Fully addressing the issue is a broad topic.
Hardware random number generators exist. These use thermal noise or even quantum effects (in the fastest models) to generate high quality random numbers.
There are some suspicions that thermal noise random number generation may have "biases". That is to say, that some numbers are generated more frequently than others, in the extreme long term. The numbers generated are still truly random.
To see how this might be, consider an unfair coin which gives heads 60% of the time. Flipping the coin is still a random process -- it is just that we should expect 60% of them to be heads, in the long run. Acting out the random process encodes information, or "entropy", since any definite result is only one of many possible outcomes. On the other hand, a sequence of Heads and Tails generated with an unfair coin will contain less information than the same sequence generated with a fair coin!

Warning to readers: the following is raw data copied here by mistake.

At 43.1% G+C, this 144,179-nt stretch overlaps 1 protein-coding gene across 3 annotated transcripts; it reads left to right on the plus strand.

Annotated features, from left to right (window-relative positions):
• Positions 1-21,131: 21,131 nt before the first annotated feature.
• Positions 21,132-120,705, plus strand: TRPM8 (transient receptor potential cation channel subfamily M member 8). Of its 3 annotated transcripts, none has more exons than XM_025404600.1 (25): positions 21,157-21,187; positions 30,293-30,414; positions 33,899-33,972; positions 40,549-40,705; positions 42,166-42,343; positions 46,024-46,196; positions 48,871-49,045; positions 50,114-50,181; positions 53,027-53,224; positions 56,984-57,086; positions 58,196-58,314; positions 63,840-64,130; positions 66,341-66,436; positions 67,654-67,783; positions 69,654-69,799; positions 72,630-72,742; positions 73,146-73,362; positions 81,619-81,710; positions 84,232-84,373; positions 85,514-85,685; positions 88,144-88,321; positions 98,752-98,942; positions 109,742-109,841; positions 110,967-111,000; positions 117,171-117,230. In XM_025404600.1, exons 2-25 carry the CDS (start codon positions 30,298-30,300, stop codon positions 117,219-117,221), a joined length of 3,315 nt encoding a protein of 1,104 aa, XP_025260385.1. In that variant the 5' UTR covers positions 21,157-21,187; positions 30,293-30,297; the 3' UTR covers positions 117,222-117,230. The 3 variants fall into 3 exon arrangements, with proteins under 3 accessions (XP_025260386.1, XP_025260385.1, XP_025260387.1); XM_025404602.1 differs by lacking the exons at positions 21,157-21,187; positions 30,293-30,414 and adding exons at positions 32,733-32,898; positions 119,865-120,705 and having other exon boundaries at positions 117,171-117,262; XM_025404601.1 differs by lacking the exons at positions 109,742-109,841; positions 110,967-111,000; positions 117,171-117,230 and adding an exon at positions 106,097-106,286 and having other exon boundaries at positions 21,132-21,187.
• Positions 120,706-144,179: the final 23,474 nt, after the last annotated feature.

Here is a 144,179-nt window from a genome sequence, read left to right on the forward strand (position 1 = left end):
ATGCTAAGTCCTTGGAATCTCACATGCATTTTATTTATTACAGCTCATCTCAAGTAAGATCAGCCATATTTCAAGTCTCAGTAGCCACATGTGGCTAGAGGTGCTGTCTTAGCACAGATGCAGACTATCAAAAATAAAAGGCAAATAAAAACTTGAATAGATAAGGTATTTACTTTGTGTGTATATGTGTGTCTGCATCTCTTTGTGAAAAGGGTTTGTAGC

The upshot is that for provable, paranoid-level security, you don't want to use a hardware random number generator's numbers directly. You want to feed them into a pool of entropy, which the random (but possibly biased) numbers can churn.
As a matter of fact, most hardware random number generators are designed to feed /dev/random, through the kernel (or the Windows equivalent), to deal with this bias/entropy issue.
On the other hand, any decent random number generator will be uniform enough to do Monte Carlo simulations, fast.